Steven Van Hecke, Emmanuel Gerard, eds. Christian Democratic Parties in Europe since the End of the Cold War. Leuven: Leuven University Press, 2004. 343 pp. $72.50 (paper), ISBN 978-90-5867-377-0.
Reviewed by Mark Ruff (Department of History, St. Louis University)
Published on H-Catholic (March, 2005)
Tracking Europe's Christian Democrats
In many European nations, the end of the Cold War plunged Christian Democratic parties into crisis. As Communist regimes collapsed throughout Eastern Europe, a militant anti-Communism could no longer serve as a key plank for Christian Democratic party platforms, as it had done from the 1940s onward. The secularization of European societies and declining power of traditional religious institutions, both Roman Catholic and Protestant, meant that Christian Democratic parties were relying increasingly on an older, grayer, and less well-educated constituency. In Italy, such challenges even led to the demise of the Christian Democratic party, the Partito della Democrazia Christiana (DC), itself in 1993.
Yet, as this recent collection of essays argues, the obituary for Christian Democratic movements throughout Western Europe is premature. While the collapse of the Cold War did inaugurate an era of decline for much of the 1990s in Austria, the Netherlands, and Belgium, Christian Democratic parties in Germany were actually strengthened as a result of German reunification. In fact, in the first few years since the turn of the millennium there has been a resurgence of support for Christian Democratic parties that had seemed to be in an irreversible tailspin, most notably in Austria and the Netherlands. The trajectory of Christian Democratic parties in Western Europe, this volume correctly argues, is anything but linear. Instead, one must differentiate between individual nations and different periods from the 1990s to our day.
Christian Democratic Parties in Europe since the End of the Cold War emerged from a conference on "European Christian Democracy in the 1990s" held at Leuven in February 2003. It focuses on the prospects for Christian Democratic parties after the often uncertain and tumultuous years of the 1990s. According to its editors, Steven Van Hecke and Emmanuel Gerard, this volume was put together to address a deficit in the existing research on Christian Democracy. They argue that the field has been underresearched, at least in comparison with its Liberal- and Social-Democratic rivals. It is theoretically inadequate, they say, and lacking in transnational comparisons, because much of the existing research has focused on the history of individual national Christian Democratic parties. Not surprisingly, this volume contains an introduction and conclusion that compare Christian Democratic parties throughout Europe and also provide questions for future research. They ask, in particular, whether the electoral decline in some Christian Democratic parties is long-term or temporary, and how European unification will alter the nature of these parties.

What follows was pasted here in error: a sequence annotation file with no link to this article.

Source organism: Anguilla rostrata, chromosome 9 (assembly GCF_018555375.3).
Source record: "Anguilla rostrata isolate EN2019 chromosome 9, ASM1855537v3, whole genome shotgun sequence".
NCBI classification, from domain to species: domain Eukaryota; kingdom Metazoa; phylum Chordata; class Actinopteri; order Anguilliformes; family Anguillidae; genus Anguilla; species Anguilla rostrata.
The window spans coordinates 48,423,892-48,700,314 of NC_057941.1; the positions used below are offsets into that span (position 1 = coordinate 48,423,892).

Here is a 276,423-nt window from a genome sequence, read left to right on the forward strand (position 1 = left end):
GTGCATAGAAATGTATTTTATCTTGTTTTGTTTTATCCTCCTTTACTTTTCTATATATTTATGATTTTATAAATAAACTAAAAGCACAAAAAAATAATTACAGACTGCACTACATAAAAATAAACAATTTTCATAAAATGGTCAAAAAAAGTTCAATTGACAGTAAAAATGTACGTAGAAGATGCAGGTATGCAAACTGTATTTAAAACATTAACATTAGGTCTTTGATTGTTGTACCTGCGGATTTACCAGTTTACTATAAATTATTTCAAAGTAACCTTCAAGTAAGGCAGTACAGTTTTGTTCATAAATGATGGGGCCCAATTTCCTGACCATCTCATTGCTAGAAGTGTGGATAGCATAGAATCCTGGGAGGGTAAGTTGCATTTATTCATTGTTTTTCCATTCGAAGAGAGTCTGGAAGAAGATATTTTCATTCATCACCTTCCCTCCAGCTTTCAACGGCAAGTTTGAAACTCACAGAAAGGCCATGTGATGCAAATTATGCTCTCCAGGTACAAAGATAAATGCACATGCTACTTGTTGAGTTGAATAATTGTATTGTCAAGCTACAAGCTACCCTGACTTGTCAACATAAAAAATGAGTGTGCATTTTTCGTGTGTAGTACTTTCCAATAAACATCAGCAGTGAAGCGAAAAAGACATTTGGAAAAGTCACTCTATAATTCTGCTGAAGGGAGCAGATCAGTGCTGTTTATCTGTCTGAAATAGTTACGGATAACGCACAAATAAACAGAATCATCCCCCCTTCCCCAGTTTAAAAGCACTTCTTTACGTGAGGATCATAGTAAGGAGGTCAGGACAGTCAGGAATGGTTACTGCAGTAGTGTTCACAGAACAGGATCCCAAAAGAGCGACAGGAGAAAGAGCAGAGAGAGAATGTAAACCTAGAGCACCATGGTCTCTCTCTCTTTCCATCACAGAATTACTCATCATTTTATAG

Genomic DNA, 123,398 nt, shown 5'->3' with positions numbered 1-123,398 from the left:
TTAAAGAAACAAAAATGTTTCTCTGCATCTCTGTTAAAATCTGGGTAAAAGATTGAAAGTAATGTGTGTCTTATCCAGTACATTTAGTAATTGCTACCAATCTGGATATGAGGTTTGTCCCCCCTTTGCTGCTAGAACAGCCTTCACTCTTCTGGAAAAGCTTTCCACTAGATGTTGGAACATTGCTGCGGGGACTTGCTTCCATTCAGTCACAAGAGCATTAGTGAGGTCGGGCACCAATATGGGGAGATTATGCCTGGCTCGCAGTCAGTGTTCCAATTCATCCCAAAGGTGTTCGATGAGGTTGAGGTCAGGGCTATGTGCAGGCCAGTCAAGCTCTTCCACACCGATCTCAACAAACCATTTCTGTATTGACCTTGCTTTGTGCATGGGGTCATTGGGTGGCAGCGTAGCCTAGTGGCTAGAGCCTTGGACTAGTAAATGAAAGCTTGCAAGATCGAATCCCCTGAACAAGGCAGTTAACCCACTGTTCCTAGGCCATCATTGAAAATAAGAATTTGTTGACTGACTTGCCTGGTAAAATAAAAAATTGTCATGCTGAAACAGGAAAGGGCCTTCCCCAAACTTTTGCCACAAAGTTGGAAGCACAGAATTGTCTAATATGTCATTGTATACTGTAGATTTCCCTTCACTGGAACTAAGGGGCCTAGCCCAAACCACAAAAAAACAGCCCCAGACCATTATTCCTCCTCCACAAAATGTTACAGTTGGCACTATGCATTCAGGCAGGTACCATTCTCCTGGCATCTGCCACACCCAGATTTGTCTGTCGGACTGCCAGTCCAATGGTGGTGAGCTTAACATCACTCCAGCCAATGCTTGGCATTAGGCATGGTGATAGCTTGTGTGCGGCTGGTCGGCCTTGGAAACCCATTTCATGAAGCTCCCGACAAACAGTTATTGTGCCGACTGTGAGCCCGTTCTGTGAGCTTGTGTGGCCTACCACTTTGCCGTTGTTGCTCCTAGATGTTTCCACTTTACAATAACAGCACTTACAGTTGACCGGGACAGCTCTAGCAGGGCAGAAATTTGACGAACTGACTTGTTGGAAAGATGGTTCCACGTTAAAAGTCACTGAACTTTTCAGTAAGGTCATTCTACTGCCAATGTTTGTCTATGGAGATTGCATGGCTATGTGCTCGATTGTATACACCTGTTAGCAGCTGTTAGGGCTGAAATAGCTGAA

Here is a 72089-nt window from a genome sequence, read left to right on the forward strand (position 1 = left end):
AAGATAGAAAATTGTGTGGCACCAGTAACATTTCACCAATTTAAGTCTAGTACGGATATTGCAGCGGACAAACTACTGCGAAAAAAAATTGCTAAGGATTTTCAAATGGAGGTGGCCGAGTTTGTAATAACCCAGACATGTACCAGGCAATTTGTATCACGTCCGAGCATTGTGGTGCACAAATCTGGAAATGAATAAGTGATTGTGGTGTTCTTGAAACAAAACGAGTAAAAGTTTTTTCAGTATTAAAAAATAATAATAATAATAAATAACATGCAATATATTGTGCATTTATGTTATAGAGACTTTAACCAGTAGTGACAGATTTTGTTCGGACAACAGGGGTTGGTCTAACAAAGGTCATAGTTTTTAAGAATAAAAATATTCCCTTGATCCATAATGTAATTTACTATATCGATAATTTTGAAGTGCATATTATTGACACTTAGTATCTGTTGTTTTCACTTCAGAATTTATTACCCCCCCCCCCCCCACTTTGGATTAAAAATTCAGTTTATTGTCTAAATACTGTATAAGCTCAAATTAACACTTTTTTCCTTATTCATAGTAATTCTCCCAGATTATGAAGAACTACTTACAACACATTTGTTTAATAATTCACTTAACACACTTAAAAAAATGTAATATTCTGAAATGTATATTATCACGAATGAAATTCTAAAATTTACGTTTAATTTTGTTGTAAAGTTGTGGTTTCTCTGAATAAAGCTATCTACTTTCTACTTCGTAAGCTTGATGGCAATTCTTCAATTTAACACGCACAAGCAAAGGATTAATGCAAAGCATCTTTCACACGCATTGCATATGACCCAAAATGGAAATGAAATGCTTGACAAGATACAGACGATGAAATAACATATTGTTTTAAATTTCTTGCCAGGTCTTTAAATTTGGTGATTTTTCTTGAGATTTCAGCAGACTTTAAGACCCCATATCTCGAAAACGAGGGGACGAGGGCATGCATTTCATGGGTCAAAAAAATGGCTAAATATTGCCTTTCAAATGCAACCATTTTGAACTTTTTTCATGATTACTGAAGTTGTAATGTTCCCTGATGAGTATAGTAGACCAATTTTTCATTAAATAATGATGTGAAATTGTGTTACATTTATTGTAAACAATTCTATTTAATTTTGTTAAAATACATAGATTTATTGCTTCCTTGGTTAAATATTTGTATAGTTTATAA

Ttheir attempt to provide a more substantive analytical framework for understanding Christian Democracy is not, however, always the most lucid. This volume attempts to articulate what has been most characteristic of the manifold Christian Democratic movements throughout Europe. But the chapter that attempts to do this, "The Consociational Construction of Christian Democracy," frequently bogs down in political-science jargon, seeking to create a model independent of existing "rationalist" and "reflexivist" approaches.
"Christian Democracy is an articulate phenomenon characterized by political moderation and origination from a 'consociational' pattern of interactions that have been more or less institutionalized in time and in space. Moreover, it holds that such a pattern theoretically accounts for the social construction of both Christian Democracy's organizational and ideational dimension" (p. 24).
Put somewhat more simply, most Christian Democratic parties were composed of diverse interest groups, such as workers, farmers, employers, who were united by religion. Christian Democratic parties, as a result, often assumed a more moderate, mediating function, attempting to bridge the gap between these groups with different social and economic interests. It is not surprising then that most Christian Democratic parties were pluralized and decentralized, whereas their rivals on the left--Social Democratic and Communist parties--were more tightly centralized and run from the top down.